Where Have the Workers Gone?

Businesses complain incessantly these days of labor shortages. Rising wage rates would seem to induce more people to seek paid employment, and they have to some extent.
Still, a historical shortfall exists in the percent of the population at work or actively seeking employment, a shortfall that has limited the economy’s growth potential. Because the problem mostly reflects the retiring of the huge baby-boom generation, this troublesome worker shortage seems likely to persist, probably to the end of the decade.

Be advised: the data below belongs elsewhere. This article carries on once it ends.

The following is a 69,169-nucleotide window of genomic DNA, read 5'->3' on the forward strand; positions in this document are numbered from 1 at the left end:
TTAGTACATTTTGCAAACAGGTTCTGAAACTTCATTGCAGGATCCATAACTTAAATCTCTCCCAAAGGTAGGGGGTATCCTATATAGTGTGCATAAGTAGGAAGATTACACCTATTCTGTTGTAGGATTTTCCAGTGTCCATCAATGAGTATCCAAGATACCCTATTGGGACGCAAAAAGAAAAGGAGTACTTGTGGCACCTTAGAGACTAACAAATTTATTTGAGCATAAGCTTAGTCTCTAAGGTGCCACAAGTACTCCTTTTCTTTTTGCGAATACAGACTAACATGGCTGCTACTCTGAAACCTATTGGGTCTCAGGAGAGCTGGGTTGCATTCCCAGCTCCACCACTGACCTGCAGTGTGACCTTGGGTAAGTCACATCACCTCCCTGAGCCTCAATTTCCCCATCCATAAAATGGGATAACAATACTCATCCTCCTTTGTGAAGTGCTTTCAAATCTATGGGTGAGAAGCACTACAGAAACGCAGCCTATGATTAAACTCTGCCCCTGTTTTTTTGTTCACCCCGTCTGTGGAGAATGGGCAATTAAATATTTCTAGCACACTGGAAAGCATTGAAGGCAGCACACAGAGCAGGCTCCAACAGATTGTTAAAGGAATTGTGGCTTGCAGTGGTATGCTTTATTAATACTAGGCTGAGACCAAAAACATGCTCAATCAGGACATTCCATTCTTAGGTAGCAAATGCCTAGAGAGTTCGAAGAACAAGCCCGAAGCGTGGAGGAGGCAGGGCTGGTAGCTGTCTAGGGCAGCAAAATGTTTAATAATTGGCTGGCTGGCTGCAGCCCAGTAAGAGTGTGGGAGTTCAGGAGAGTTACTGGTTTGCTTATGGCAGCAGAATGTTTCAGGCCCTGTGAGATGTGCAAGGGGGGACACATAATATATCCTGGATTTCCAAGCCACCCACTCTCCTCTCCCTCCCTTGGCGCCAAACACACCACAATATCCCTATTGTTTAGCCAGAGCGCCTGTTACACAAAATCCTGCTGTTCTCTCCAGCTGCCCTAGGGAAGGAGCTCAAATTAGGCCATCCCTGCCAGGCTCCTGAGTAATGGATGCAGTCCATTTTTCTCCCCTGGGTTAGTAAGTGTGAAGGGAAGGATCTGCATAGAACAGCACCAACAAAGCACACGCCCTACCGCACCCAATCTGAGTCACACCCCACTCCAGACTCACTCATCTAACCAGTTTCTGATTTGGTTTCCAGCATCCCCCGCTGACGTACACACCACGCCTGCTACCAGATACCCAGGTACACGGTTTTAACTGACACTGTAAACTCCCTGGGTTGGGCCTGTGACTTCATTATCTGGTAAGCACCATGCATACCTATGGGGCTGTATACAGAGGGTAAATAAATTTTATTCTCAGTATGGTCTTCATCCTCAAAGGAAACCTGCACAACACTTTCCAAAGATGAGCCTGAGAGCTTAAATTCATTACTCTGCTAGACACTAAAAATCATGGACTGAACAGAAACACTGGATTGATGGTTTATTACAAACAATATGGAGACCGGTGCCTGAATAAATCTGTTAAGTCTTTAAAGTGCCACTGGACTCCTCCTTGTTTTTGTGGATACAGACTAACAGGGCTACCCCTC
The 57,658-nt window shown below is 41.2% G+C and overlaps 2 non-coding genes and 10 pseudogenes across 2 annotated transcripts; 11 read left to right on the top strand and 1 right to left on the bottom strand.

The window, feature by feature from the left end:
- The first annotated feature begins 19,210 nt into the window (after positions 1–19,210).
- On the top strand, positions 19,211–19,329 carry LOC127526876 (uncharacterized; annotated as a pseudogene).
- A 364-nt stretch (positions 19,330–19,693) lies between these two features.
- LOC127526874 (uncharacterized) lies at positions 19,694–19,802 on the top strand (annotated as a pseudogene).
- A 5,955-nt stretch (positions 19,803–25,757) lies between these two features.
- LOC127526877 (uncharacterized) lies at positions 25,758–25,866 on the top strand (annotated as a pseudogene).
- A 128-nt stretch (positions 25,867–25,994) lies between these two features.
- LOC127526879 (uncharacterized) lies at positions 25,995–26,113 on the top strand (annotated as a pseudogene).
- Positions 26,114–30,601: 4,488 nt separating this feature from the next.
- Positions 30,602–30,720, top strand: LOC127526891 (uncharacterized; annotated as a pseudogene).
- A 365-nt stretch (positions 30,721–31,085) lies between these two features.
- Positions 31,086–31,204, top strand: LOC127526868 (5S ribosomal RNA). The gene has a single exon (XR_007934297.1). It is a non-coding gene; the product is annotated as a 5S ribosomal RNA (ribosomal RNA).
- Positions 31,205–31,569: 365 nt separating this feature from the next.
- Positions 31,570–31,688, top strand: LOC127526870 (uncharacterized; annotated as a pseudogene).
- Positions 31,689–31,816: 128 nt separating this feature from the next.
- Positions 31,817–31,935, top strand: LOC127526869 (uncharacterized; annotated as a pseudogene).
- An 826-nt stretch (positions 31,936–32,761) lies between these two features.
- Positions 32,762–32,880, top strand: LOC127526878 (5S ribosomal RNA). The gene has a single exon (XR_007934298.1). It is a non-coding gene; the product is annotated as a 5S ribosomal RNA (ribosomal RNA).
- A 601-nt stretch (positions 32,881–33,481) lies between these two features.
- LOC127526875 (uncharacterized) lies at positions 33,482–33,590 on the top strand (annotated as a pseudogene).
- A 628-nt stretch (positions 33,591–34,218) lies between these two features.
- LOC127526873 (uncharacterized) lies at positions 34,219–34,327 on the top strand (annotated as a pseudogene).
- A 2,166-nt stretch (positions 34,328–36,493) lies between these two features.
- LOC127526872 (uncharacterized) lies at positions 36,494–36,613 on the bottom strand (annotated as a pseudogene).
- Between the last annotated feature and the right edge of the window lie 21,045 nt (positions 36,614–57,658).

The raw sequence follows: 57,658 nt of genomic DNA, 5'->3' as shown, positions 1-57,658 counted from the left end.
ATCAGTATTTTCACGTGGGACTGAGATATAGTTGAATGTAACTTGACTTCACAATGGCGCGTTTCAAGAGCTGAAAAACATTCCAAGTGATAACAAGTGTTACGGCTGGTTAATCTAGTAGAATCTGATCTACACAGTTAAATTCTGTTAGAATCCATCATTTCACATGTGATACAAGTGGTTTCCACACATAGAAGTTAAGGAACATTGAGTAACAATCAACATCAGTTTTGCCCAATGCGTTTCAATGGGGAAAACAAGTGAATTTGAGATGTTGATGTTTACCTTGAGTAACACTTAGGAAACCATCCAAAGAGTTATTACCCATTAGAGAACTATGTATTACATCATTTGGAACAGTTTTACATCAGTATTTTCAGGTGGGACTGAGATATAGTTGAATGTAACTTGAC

Labor Department statistics tell the story. Some 15 years ago, about 67 percent of the civilian population were either working or actively seeking work. This so-called “participation rate” began to fall after the Great Recession of 2008-09 and continued to do so until it fell below 63 percent in 2016. Stated in percentages, this seems like a small change, but in a population of just under 350 million, this drop in participation effectively denied the economy some 14 million workers. It is little wonder then that the economic recovery during those years proceeded as slowly as it did.

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